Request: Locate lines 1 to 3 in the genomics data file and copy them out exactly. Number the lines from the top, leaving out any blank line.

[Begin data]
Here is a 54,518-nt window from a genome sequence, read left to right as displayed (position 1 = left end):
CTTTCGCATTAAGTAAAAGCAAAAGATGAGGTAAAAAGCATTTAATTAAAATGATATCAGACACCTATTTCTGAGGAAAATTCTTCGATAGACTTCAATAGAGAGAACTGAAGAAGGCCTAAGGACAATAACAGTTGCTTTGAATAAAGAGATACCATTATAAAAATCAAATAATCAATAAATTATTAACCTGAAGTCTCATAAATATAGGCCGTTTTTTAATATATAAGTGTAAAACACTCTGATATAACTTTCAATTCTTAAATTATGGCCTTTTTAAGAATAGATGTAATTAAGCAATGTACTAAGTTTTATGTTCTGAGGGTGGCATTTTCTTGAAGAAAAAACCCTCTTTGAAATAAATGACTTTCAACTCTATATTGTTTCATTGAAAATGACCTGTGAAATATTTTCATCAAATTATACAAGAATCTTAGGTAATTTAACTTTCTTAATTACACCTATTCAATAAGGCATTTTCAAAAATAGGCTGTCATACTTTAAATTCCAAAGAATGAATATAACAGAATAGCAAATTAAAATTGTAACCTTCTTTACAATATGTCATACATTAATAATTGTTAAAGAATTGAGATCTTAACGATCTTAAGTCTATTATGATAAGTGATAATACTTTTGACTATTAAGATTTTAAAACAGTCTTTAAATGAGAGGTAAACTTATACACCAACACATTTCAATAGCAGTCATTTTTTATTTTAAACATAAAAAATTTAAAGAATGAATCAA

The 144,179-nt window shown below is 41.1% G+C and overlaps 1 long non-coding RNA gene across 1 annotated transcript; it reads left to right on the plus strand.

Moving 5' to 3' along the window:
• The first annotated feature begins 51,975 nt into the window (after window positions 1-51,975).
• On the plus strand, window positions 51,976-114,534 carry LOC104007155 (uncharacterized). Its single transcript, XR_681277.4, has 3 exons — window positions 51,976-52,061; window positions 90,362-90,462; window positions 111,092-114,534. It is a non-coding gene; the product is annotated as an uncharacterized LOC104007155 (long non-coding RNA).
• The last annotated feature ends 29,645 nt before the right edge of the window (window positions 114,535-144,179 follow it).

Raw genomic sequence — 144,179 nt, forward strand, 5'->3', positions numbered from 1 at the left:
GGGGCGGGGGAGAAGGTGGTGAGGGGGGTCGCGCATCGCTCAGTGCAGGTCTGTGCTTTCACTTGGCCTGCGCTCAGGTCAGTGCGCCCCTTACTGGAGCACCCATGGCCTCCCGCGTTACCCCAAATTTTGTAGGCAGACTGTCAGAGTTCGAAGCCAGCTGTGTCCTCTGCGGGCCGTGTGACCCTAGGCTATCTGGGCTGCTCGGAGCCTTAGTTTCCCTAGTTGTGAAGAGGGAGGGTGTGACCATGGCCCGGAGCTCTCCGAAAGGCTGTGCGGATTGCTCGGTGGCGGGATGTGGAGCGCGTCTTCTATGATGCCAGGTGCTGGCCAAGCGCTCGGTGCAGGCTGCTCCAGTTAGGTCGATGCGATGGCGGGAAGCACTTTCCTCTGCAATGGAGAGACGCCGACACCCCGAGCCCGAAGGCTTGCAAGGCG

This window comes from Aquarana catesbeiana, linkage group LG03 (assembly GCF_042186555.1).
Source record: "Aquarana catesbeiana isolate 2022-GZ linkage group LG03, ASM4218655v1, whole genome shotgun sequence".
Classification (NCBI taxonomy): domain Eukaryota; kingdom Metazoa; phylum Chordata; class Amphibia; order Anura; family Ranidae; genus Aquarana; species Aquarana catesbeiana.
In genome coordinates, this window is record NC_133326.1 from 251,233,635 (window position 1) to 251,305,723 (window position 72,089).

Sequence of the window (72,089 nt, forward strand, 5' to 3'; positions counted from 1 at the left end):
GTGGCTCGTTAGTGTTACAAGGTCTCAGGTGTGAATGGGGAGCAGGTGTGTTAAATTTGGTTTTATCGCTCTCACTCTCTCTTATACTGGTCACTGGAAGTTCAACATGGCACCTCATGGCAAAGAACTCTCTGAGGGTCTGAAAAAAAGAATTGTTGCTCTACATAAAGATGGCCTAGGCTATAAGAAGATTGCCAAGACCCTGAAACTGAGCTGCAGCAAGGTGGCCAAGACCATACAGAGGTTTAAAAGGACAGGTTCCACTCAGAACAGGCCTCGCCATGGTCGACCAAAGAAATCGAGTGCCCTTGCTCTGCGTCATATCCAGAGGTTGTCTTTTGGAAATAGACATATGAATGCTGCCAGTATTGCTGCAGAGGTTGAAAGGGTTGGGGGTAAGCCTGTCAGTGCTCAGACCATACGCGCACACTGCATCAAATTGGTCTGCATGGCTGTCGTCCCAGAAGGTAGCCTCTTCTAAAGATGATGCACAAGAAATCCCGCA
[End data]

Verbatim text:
Here is a 54,518-nt window from a genome sequence, read left to right as displayed (position 1 = left end):
CTTTCGCATTAAGTAAAAGCAAAAGATGAGGTAAAAAGCATTTAATTAAAATGATATCAGACACCTATTTCTGAGGAAAATTCTTCGATAGACTTCAATAGAGAGAACTGAAGAAGGCCTAAGGACAATAACAGTTGCTTTGAATAAAGAGATACCATTATAAAAATCAAATAATCAATAAATTATTAACCTGAAGTCTCATAAATATAGGCCGTTTTTTAATATATAAGTGTAAAACACTCTGATATAACTTTCAATTCTTAAATTATGGCCTTTTTAAGAATAGATGTAATTAAGCAATGTACTAAGTTTTATGTTCTGAGGGTGGCATTTTCTTGAAGAAAAAACCCTCTTTGAAATAAATGACTTTCAACTCTATATTGTTTCATTGAAAATGACCTGTGAAATATTTTCATCAAATTATACAAGAATCTTAGGTAATTTAACTTTCTTAATTACACCTATTCAATAAGGCATTTTCAAAAATAGGCTGTCATACTTTAAATTCCAAAGAATGAATATAACAGAATAGCAAATTAAAATTGTAACCTTCTTTACAATATGTCATACATTAATAATTGTTAAAGAATTGAGATCTTAACGATCTTAAGTCTATTATGATAAGTGATAATACTTTTGACTATTAAGATTTTAAAACAGTCTTTAAATGAGAGGTAAACTTATACACCAACACATTTCAATAGCAGTCATTTTTTATTTTAAACATAAAAAATTTAAAGAATGAATCAA

The 144,179-nt window shown below is 41.1% G+C and overlaps 1 long non-coding RNA gene across 1 annotated transcript; it reads left to right on the plus strand.